Graduating from promotional games to full priced ones isn't all that trivial. Where Abenteuer Europa may have been quite alright by the standards of the promotional genre, it wouldn't have looked so hot in the 50$ range. Which begs the question whetheris just such a conversion. Some sprites, at least, look awfully familiar, even if they appear is formally different roles…
The plot revolves around Gaius Ludus, slave assistent to a senator carrying some weight. Completely by chance, he comes across a pamphlet promoting the revolution for a free Rome (and Roman occupied areas). Which also happens to mention a hidden stack of gold. If that isn't some great motivation to rebel! Well, at least in small ways – for example by tripping the boss' moron son, spray an insulting slogan (Romanus eunt domus?) on the wall right opposite of the pretorian guard's barracks etc.
We are obviously well inside comedy territory here;would love to be Life of Brian, but its punch lines only puts mild smiles on the players' faces at best. Mostly, the lines, the slapstick gags, the characters and the sense for situation moves along predictable lines. With that basis, the fantasy component of introducing modern-day technology and attitudes into Roman society doesn't improve things much. Exerted silliness is probably the best way to put it. If that's your sort of thing…
Graphically, there has been an earnest attempt to go with the times. Optionally, the game can be switched from the usual 256 colours to “true color”. Little visual gimmicks like reflections and additional shading can be switched on where hardware allows. Even disabling all of this does not prevent visible loading times moving from one screen to another, however. Also, none of it changes anything concerning the coarse look of some sprites, which becomes all the more apparent when moving around, as they are zoomed to ridiculously inflated proportions. Just as using a 3D rendering application will not prevent incorrect perspectives automatically or smoothen the twitchy animations.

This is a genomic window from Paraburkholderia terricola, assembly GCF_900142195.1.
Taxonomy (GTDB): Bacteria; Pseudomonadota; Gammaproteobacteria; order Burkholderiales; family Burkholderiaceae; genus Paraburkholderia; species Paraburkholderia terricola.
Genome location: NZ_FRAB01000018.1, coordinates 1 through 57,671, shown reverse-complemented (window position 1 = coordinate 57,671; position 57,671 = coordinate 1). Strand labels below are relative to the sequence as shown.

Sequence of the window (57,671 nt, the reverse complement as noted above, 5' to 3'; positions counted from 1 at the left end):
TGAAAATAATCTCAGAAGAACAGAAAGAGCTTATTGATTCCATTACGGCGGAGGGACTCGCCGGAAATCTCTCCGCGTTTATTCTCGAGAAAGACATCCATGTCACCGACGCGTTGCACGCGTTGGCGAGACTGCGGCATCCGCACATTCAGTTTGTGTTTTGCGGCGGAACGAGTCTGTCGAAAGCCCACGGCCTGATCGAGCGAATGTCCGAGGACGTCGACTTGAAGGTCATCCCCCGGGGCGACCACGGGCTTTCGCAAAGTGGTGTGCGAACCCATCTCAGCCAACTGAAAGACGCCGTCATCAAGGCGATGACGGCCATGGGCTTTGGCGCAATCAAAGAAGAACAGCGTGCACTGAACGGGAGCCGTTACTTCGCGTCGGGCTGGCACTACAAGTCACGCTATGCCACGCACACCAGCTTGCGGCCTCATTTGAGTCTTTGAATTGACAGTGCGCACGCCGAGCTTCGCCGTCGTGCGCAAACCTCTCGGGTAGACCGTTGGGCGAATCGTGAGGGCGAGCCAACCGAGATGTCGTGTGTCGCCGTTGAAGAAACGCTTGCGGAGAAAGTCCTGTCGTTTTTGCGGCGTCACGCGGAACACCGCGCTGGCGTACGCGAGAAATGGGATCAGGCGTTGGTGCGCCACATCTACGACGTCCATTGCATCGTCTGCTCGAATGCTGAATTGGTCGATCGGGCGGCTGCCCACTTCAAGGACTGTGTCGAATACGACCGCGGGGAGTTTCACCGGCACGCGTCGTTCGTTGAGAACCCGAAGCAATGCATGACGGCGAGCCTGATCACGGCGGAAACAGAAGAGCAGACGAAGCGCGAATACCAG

Gameplay follows well-known patterns. As common at the time, most of the roadblocks appearing in front of the player can be cleared by repeatedly exhausting dialogue trees with other characters. Which doesn't work perfectly well, as there is usually no indicator that another round of talking may reveal new things, even though the game expects it to progress. On top of that, although information is the main currency used to progress, it is not modelled explicitly inside the game, for example as inventory objects.
At least compared to the trip across Europe referenced earlier, which virtually played itself, much more is demanded of the player. Of course, as expected nothing is actually hard; the game world is compact, the number of objects the player is carrying around as well as those stationary ones is strictly limited. Which at least is a positive reason for a low difficulty level.
Meaning everything is quite solid, but also in no way outstanding. It's a square game. The fact that it is really a short one doesn't even strike me as negative: it seems the developers knew how far they could go without getting on the player's nerves. Interpreting it in a positive way at least.won't offend anyone. If you've beaten all the common classics to death already and really still want more… why not?